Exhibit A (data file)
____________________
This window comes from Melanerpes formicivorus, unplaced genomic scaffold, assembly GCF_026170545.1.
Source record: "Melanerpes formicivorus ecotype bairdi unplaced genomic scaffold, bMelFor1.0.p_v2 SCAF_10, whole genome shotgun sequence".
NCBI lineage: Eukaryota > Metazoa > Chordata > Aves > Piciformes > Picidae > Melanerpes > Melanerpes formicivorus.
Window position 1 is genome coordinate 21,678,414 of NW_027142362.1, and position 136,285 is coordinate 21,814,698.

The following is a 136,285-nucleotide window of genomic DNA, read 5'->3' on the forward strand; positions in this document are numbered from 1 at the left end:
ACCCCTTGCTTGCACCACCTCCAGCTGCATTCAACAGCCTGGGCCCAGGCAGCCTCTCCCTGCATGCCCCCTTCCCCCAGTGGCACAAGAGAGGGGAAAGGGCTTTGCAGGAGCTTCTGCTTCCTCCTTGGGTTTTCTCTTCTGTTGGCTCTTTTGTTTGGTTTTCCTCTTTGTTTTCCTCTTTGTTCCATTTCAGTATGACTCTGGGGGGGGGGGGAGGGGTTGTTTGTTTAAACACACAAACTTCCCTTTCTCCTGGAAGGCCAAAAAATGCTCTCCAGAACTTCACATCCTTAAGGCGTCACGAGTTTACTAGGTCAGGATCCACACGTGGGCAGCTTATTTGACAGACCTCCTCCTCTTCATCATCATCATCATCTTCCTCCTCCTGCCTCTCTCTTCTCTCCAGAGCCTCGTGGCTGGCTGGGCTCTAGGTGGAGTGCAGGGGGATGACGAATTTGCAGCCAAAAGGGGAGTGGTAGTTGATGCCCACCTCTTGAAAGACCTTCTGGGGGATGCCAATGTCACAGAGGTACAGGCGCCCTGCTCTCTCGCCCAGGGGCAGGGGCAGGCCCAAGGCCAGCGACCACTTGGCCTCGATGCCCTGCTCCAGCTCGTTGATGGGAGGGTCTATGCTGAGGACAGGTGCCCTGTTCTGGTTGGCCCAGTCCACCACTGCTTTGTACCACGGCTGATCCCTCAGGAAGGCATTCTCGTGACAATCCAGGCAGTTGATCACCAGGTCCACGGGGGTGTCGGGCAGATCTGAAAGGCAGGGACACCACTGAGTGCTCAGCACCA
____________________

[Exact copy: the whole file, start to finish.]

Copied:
This window comes from Melanerpes formicivorus, unplaced genomic scaffold, assembly GCF_026170545.1.
Source record: "Melanerpes formicivorus ecotype bairdi unplaced genomic scaffold, bMelFor1.0.p_v2 SCAF_10, whole genome shotgun sequence".
NCBI lineage: Eukaryota > Metazoa > Chordata > Aves > Piciformes > Picidae > Melanerpes > Melanerpes formicivorus.
Window position 1 is genome coordinate 21,678,414 of NW_027142362.1, and position 136,285 is coordinate 21,814,698.

The following is a 136,285-nucleotide window of genomic DNA, read 5'->3' on the forward strand; positions in this document are numbered from 1 at the left end:
ACCCCTTGCTTGCACCACCTCCAGCTGCATTCAACAGCCTGGGCCCAGGCAGCCTCTCCCTGCATGCCCCCTTCCCCCAGTGGCACAAGAGAGGGGAAAGGGCTTTGCAGGAGCTTCTGCTTCCTCCTTGGGTTTTCTCTTCTGTTGGCTCTTTTGTTTGGTTTTCCTCTTTGTTTTCCTCTTTGTTCCATTTCAGTATGACTCTGGGGGGGGGGGGAGGGGTTGTTTGTTTAAACACACAAACTTCCCTTTCTCCTGGAAGGCCAAAAAATGCTCTCCAGAACTTCACATCCTTAAGGCGTCACGAGTTTACTAGGTCAGGATCCACACGTGGGCAGCTTATTTGACAGACCTCCTCCTCTTCATCATCATCATCATCTTCCTCCTCCTGCCTCTCTCTTCTCTCCAGAGCCTCGTGGCTGGCTGGGCTCTAGGTGGAGTGCAGGGGGATGACGAATTTGCAGCCAAAAGGGGAGTGGTAGTTGATGCCCACCTCTTGAAAGACCTTCTGGGGGATGCCAATGTCACAGAGGTACAGGCGCCCTGCTCTCTCGCCCAGGGGCAGGGGCAGGCCCAAGGCCAGCGACCACTTGGCCTCGATGCCCTGCTCCAGCTCGTTGATGGGAGGGTCTATGCTGAGGACAGGTGCCCTGTTCTGGTTGGCCCAGTCCACCACTGCTTTGTACCACGGCTGATCCCTCAGGAAGGCATTCTCGTGACAATCCAGGCAGTTGATCACCAGGTCCACGGGGGTGTCGGGCAGATCTGAAAGGCAGGGACACCACTGAGTGCTCAGCACCA